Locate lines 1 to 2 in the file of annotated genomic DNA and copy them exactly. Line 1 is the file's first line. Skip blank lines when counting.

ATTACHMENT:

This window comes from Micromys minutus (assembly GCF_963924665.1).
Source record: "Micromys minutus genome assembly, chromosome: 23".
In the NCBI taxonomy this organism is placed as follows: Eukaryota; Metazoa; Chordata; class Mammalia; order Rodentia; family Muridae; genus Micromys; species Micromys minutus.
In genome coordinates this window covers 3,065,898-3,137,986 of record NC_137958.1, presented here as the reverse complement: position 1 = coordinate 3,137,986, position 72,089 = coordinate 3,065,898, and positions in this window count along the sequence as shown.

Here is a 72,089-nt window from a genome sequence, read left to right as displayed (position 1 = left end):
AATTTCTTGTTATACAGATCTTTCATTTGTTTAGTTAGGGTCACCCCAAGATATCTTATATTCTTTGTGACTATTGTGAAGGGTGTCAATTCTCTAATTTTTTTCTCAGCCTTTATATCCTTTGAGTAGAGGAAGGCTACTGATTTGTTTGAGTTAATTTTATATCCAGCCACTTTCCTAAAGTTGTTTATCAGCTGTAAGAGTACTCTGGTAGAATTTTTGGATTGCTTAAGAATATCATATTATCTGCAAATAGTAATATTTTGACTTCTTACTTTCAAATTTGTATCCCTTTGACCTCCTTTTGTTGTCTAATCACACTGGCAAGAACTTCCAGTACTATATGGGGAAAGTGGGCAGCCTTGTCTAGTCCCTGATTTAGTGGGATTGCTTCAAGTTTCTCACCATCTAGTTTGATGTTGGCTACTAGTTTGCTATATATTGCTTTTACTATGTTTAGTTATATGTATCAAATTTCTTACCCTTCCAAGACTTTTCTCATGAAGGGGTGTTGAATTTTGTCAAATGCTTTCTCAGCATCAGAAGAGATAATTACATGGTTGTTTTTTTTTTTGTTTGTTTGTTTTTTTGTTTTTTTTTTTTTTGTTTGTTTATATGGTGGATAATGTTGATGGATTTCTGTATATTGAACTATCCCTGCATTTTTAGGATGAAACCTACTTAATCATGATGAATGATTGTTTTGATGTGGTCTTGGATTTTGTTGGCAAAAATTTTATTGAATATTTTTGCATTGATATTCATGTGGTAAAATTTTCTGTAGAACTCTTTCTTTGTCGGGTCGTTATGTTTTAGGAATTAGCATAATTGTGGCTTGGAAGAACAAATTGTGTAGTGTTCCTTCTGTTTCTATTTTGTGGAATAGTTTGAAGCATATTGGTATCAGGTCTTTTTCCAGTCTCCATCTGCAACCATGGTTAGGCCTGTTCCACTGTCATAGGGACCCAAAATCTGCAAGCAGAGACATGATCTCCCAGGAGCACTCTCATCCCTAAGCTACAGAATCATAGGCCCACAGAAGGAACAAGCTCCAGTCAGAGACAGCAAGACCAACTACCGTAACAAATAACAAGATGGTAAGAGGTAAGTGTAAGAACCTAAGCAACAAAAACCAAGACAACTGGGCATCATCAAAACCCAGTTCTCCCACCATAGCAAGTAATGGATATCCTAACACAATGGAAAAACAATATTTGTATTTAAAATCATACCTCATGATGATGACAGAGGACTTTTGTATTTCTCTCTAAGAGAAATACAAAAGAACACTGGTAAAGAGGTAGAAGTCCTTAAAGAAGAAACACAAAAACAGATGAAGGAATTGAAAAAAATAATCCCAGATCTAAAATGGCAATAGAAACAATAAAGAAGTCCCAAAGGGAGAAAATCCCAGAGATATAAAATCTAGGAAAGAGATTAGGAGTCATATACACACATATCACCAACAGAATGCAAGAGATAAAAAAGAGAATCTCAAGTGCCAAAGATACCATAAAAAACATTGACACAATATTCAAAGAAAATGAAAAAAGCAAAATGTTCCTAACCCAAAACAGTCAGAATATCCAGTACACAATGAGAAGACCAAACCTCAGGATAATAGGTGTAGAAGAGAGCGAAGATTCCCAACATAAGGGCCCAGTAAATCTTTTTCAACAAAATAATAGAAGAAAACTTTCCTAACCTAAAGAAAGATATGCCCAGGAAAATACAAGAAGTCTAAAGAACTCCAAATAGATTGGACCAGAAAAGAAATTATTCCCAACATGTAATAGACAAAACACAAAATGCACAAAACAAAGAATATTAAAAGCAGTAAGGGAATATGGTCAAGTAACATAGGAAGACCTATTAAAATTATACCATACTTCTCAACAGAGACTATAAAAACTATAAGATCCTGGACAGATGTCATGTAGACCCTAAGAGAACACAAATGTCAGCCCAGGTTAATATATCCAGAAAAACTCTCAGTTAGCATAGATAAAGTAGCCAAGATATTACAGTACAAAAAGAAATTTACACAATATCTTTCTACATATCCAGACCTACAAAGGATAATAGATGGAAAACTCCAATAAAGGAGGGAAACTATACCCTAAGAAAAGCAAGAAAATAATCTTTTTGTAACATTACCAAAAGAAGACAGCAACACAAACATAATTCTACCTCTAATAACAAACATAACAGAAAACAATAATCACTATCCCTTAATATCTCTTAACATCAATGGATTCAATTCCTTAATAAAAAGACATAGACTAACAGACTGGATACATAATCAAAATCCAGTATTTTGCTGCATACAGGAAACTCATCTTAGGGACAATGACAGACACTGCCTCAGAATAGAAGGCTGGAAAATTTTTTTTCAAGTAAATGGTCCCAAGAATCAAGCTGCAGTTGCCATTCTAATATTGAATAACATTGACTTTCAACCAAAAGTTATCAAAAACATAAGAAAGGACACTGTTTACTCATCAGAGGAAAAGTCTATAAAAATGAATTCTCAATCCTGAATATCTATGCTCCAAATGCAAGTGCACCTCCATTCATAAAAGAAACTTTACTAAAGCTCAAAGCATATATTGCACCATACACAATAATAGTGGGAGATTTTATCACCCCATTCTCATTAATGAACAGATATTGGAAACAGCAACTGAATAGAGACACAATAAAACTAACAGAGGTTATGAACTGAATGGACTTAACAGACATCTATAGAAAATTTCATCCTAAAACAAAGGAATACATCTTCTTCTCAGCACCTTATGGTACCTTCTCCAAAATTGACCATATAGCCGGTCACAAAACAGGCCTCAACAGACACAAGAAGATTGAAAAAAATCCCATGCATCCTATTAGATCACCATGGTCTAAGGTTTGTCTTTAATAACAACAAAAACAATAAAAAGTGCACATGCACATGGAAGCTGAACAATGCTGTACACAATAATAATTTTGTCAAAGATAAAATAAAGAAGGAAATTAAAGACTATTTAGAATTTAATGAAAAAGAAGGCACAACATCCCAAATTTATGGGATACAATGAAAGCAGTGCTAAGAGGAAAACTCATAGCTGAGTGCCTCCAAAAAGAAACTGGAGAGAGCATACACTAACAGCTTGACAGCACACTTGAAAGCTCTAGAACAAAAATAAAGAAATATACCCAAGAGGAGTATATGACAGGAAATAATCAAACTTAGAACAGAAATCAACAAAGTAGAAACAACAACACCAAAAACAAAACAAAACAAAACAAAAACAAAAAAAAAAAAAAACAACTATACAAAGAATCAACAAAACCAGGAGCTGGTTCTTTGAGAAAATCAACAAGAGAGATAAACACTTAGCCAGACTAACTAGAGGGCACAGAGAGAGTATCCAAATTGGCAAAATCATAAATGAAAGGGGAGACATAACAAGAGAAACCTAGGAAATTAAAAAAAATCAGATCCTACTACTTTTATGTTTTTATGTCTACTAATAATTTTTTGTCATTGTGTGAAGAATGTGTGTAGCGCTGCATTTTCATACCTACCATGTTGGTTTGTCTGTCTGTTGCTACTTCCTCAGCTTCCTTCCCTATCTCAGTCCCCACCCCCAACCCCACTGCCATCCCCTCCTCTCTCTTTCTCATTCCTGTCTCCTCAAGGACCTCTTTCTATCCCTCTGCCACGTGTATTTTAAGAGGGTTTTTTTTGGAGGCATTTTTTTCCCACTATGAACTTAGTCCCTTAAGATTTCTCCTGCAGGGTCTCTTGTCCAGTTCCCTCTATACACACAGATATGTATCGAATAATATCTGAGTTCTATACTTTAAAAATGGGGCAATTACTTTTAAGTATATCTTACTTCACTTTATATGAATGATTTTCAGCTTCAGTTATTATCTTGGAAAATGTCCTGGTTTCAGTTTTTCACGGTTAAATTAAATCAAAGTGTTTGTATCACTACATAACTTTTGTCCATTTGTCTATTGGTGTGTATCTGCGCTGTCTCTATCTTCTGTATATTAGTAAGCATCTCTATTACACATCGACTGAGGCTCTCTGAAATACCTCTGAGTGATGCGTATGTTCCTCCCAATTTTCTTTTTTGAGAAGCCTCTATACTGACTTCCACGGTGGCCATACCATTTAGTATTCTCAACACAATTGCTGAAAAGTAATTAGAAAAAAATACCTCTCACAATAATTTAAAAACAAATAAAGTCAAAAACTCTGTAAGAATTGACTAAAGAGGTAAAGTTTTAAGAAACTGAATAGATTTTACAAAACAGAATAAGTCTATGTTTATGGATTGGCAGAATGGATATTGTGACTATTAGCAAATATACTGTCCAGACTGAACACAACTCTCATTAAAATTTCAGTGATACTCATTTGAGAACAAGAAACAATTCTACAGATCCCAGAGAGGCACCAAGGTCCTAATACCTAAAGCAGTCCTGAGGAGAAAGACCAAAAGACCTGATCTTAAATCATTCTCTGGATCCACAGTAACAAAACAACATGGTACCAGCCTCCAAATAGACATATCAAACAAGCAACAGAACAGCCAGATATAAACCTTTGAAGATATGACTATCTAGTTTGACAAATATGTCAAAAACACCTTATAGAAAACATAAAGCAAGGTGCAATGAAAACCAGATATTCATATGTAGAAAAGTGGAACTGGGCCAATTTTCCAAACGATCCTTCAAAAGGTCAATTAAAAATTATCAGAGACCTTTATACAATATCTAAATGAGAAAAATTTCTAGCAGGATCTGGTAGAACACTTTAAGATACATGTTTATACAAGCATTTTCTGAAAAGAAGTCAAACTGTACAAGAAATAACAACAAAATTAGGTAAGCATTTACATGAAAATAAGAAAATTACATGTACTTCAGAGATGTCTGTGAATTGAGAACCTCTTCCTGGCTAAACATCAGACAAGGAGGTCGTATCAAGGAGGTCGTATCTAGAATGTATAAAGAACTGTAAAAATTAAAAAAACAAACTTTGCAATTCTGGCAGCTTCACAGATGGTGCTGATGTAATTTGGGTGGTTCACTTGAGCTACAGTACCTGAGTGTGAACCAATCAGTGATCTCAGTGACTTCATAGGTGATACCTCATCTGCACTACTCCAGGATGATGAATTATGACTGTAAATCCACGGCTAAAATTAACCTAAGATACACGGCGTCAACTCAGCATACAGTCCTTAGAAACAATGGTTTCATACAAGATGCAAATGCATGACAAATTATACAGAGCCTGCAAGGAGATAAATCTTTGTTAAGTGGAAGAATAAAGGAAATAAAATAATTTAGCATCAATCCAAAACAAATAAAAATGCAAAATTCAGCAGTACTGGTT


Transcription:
This window comes from Micromys minutus (assembly GCF_963924665.1).
Source record: "Micromys minutus genome assembly, chromosome: 23".